BERLIN (Reuters) - Germany’s highest court ruled on Wednesday in favour of the introduction of a third gender category for people who do not identify as either male or female or are born with an ambiguous sexual anatomy.
The Federal Constitutional Court called on lawmakers to enact legislation by the end of 2018 to either allow the introduction of a third category or dispense with gender altogether in civil status documents.
In 2013, Germany became the first European country to recognise indeterminate sex by allowing babies born with no clear gender-determining anatomy to be put on the birth register without a male or female classification.
Wednesday’s decision overturned a ruling by a lower court last year in a case brought by a German citizen born in 1989, identified as Vanja by the Third Option campaign group that supported the plaintiff in the case.
The lower court said it was not possible to be registered as third gender because Vanja could leave the gender identity blank.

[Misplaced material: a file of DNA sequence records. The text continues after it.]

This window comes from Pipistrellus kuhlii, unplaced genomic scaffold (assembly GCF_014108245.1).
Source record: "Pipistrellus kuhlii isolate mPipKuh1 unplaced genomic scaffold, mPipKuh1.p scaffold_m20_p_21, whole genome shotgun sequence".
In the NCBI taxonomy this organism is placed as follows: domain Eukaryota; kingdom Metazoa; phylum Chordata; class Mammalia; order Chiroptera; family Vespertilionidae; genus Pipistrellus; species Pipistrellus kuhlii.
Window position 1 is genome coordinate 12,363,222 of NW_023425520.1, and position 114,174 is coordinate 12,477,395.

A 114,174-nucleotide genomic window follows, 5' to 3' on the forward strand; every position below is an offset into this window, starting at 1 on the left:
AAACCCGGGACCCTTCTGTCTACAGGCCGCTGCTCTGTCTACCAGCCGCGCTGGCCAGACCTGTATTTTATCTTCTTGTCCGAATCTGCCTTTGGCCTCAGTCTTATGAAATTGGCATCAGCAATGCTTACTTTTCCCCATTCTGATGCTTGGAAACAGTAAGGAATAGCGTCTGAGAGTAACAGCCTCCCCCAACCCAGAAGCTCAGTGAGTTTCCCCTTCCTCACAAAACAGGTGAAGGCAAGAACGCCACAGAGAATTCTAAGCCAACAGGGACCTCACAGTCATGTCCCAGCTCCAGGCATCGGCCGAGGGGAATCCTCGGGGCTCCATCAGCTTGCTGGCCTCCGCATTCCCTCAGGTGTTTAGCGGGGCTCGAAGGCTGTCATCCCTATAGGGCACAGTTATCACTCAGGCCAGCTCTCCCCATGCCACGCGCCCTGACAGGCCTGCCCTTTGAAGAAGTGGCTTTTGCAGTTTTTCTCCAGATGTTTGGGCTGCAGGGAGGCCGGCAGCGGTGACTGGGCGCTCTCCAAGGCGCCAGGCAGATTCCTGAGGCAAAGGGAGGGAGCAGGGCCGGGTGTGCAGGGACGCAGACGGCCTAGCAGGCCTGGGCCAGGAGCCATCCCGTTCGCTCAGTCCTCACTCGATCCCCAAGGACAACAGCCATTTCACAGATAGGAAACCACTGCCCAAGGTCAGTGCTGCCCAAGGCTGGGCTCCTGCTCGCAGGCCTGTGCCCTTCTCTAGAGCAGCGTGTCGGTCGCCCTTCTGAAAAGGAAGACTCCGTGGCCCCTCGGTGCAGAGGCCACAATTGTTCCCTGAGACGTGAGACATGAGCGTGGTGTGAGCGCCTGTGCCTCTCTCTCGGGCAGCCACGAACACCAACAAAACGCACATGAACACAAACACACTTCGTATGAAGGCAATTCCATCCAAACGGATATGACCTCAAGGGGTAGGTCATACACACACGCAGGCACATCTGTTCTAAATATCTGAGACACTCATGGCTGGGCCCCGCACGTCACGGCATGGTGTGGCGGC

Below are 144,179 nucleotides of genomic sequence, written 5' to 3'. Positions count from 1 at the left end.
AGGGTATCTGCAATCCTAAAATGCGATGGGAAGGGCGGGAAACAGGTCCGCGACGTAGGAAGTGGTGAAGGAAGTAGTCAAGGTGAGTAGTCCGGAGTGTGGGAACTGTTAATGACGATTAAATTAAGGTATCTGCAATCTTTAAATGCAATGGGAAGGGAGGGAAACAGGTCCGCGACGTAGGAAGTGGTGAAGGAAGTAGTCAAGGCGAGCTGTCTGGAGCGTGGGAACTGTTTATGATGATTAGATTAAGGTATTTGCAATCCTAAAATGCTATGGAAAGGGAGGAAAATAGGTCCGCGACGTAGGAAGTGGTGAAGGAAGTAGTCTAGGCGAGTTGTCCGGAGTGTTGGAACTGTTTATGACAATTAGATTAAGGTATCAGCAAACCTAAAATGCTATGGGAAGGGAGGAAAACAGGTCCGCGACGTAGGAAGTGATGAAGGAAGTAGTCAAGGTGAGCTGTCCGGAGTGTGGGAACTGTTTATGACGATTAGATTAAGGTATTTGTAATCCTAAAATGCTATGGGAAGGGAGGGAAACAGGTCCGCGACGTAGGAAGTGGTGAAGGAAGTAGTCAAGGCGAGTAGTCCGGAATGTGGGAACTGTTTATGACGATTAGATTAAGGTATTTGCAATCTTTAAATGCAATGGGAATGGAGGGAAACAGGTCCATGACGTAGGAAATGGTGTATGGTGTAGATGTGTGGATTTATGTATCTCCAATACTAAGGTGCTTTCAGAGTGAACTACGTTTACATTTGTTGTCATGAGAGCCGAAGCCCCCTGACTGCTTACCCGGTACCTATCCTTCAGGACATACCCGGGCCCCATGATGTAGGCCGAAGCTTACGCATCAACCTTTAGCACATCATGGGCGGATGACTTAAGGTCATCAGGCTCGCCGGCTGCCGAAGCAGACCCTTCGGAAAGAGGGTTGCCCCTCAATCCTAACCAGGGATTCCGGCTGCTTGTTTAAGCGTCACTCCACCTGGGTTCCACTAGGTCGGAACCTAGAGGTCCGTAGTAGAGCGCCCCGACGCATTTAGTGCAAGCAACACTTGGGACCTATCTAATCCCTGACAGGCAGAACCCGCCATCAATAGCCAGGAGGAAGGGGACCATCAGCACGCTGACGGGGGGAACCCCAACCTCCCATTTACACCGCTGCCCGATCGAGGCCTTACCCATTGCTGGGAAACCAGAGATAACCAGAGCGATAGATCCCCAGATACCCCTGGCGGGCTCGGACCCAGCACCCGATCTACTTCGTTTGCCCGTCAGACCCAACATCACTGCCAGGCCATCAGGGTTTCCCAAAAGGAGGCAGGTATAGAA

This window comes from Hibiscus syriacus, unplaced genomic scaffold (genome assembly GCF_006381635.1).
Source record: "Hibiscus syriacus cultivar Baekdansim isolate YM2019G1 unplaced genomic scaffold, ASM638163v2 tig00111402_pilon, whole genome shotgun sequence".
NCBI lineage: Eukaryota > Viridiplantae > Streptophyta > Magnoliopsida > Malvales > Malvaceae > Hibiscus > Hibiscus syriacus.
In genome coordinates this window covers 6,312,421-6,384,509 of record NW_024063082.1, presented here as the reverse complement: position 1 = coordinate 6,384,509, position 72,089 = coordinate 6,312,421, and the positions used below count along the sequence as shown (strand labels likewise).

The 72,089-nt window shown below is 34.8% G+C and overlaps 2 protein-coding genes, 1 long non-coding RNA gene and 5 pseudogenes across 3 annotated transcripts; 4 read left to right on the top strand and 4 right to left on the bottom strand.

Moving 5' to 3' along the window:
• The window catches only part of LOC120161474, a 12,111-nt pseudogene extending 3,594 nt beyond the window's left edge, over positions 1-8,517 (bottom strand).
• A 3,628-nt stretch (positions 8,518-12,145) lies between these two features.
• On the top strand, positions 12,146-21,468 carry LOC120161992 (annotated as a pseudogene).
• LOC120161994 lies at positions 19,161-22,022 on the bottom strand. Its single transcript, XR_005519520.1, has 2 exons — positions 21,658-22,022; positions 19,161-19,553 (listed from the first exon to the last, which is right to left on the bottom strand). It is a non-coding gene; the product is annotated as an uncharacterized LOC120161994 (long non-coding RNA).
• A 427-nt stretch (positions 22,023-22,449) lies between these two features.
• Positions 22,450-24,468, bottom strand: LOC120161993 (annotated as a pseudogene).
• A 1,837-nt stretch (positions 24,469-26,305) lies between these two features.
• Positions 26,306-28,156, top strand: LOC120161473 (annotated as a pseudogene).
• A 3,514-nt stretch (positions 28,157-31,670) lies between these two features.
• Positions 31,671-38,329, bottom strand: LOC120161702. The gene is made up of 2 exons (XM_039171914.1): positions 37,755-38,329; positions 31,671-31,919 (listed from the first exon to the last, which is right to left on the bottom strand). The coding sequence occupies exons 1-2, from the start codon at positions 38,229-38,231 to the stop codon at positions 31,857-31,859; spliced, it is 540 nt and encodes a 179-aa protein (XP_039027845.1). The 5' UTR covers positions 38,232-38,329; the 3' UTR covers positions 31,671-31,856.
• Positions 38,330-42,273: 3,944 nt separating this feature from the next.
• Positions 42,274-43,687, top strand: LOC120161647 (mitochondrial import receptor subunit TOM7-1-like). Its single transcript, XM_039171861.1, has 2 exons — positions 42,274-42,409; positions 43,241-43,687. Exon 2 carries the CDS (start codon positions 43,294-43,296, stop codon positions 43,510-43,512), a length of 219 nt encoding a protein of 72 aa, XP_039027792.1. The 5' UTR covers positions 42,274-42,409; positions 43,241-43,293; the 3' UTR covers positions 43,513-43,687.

However, the Federal Constitutional Court said Germany’s Basic Law, or constitution, protected the personality rights of individuals who do not define themselves as male or female, adding that the current law on civil status interfered with that right.
“The Basic Law does not require that civil status be exclusively binary in terms of gender,” the court said in a statement.
The Third Option group described the ruling as “historic”, but said it is only the “first step on improving the situation of inter and transgender people”.
“Finally it’s recognised by the Federal Constitutional Court that there are more genders than man or woman,” said Mortiz Schmidt, the spokesman of the group.
Antke Engel, the director of The Institute of Queer Theory in Berlin, said she was impressed that ruling gave lawmakers the possibility of dropping the gender category altogether.
“Of course that would be the more radical version,” Engel said.
Jamie Zulauf, a 30-year-old medical student who identifies as transgender, welcomed the move but said it could mean new problems when travelling to countries where a third gender is not accepted.
“It’s going to be visible and it’s not always safe to be visible,” Jamie said.
The government in Berlin estimated in 2013 there were 8,000 to 10,000 intersex people in Germany but interest groups say the number could be closer to 80,000.
Reporting by Riham Alkousaa; Editing by Alison Williams